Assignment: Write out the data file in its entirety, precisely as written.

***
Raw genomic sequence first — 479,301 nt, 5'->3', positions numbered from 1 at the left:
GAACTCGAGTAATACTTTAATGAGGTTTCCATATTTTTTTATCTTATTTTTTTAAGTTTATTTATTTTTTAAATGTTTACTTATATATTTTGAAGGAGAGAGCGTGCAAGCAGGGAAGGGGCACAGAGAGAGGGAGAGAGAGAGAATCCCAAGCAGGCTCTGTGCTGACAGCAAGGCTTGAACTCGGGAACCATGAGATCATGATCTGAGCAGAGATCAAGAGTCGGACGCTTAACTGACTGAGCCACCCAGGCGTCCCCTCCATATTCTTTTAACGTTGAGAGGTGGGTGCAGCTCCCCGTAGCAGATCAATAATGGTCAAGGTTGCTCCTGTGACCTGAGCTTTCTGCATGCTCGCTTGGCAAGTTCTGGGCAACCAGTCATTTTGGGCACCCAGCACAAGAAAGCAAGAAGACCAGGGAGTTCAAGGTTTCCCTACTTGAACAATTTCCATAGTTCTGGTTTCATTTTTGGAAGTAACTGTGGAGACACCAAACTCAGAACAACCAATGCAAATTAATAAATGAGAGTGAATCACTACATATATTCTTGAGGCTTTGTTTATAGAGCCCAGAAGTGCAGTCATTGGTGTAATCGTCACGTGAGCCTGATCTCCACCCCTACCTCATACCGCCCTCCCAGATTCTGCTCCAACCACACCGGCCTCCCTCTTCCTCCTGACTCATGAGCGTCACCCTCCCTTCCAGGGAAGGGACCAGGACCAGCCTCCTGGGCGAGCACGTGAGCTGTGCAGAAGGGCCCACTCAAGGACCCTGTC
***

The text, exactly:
Raw genomic sequence first — 479,301 nt, 5'->3', positions numbered from 1 at the left:
GAACTCGAGTAATACTTTAATGAGGTTTCCATATTTTTTTATCTTATTTTTTTAAGTTTATTTATTTTTTAAATGTTTACTTATATATTTTGAAGGAGAGAGCGTGCAAGCAGGGAAGGGGCACAGAGAGAGGGAGAGAGAGAGAATCCCAAGCAGGCTCTGTGCTGACAGCAAGGCTTGAACTCGGGAACCATGAGATCATGATCTGAGCAGAGATCAAGAGTCGGACGCTTAACTGACTGAGCCACCCAGGCGTCCCCTCCATATTCTTTTAACGTTGAGAGGTGGGTGCAGCTCCCCGTAGCAGATCAATAATGGTCAAGGTTGCTCCTGTGACCTGAGCTTTCTGCATGCTCGCTTGGCAAGTTCTGGGCAACCAGTCATTTTGGGCACCCAGCACAAGAAAGCAAGAAGACCAGGGAGTTCAAGGTTTCCCTACTTGAACAATTTCCATAGTTCTGGTTTCATTTTTGGAAGTAACTGTGGAGACACCAAACTCAGAACAACCAATGCAAATTAATAAATGAGAGTGAATCACTACATATATTCTTGAGGCTTTGTTTATAGAGCCCAGAAGTGCAGTCATTGGTGTAATCGTCACGTGAGCCTGATCTCCACCCCTACCTCATACCGCCCTCCCAGATTCTGCTCCAACCACACCGGCCTCCCTCTTCCTCCTGACTCATGAGCGTCACCCTCCCTTCCAGGGAAGGGACCAGGACCAGCCTCCTGGGCGAGCACGTGAGCTGTGCAGAAGGGCCCACTCAAGGACCCTGTC